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VERIFY: Fact-checking night 2 of the first Democratic debate

Our VERIFY team fact-checked what the 10 candidates said during Thursday night's heated debate.

Ten Democrats seeking the presidency faced off on a Miami stage Thursday night as part of the opening debates of the 2020 campaign. 

Our VERIFY researchers fact-checked what all ten candidates had to say in their pitches to the American people. 

CLAIM: Sanders said three people own more wealth than the bottom half of the American public.

This is VERIFIED, true. 

Sanders is making his claim based on a study from the Institute for Policy Studies. The study used the Forbes 400 list from 2018 and got their data on the bottom 50% based on their research from 2016.

This study takes into account the net worth of people. Even if people make a decent income, they can end up with a negative net worth based on student debt, mortgage, credit card debt and other debts.

The study states Jeff Bezos, Bill Gates and Warren Buffet have a combined net worth of nearly $350 billion. The study shows the bottom 50% have a net worth of just over $250 billion.

Sources: Institute for Policy Studies, Forbes

-    T.J. Spry 

CLAIM: Sen. Kamala Harris claimed people in America are “working two and three jobs” to make ends meet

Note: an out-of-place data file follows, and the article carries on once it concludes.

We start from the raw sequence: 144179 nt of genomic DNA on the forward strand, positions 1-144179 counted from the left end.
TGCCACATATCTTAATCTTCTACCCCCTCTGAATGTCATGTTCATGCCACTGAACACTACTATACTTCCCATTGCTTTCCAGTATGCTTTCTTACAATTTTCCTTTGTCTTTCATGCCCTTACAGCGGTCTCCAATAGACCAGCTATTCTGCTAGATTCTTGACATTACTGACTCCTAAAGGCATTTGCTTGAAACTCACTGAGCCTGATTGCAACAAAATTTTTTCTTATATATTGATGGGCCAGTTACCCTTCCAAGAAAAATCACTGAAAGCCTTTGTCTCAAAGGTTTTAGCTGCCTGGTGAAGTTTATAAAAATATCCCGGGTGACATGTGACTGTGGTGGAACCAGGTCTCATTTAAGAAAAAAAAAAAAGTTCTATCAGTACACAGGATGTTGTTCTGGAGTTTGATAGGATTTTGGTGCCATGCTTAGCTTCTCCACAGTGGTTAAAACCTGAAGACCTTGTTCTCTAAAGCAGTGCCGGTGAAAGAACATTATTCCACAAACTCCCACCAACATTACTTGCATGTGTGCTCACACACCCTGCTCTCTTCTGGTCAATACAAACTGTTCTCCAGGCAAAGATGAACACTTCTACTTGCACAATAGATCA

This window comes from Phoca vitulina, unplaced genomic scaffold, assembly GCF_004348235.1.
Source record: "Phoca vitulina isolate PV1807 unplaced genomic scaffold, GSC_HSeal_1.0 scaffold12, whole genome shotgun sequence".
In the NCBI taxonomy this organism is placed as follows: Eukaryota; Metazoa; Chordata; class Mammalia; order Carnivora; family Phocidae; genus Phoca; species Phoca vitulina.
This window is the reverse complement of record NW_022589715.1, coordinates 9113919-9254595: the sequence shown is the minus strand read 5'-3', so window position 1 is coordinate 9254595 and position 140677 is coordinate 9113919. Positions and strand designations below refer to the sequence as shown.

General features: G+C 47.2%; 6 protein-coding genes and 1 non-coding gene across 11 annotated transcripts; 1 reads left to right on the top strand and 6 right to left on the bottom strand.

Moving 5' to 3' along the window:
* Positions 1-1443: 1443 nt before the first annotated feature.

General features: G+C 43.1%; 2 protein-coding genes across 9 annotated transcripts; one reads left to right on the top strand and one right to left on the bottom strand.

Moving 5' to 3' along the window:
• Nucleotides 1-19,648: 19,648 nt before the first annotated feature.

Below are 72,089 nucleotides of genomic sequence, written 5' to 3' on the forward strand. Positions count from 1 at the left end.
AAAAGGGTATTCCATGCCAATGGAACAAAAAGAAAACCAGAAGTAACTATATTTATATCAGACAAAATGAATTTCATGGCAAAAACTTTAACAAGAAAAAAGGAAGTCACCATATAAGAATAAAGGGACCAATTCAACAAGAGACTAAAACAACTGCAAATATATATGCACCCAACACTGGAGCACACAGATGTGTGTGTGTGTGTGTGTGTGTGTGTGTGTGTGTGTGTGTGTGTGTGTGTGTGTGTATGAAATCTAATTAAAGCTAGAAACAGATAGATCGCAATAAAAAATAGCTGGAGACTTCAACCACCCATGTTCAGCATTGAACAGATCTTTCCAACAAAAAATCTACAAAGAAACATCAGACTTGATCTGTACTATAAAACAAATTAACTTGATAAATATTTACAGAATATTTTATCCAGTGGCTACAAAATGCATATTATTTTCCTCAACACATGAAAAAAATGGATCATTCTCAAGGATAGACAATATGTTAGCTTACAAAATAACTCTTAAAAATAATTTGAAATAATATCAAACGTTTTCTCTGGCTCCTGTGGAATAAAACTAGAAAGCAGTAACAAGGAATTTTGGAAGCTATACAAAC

This claim is mostly true, but needs context. Harris, among other Democrats including Elizabeth Warren have used this claim or something similar often on the campaign trail. But Bureau of Labor Statistics data show just around 5% work multiple jobs. Those statistics actually show the rates were closer to 6% during the mid-1990s. 

-    Andrew Weil 

CLAIM: Mayor Pete Buttigieg said that countries with outright socialized medicine, like England, still have private insurance.

This claim is mostly true, though it’s not universally true.

The reality varies from country to country, but many countries that offer socialized healthcare also have private insurance options for citizens who want them. Mayor Buttigieg was accurate that England is one of those countries. Germany, Austria, Belgium, Czech Republic, Italy and The Netherlands are all examples of countries that offer private insurance options in addition to universal healthcare.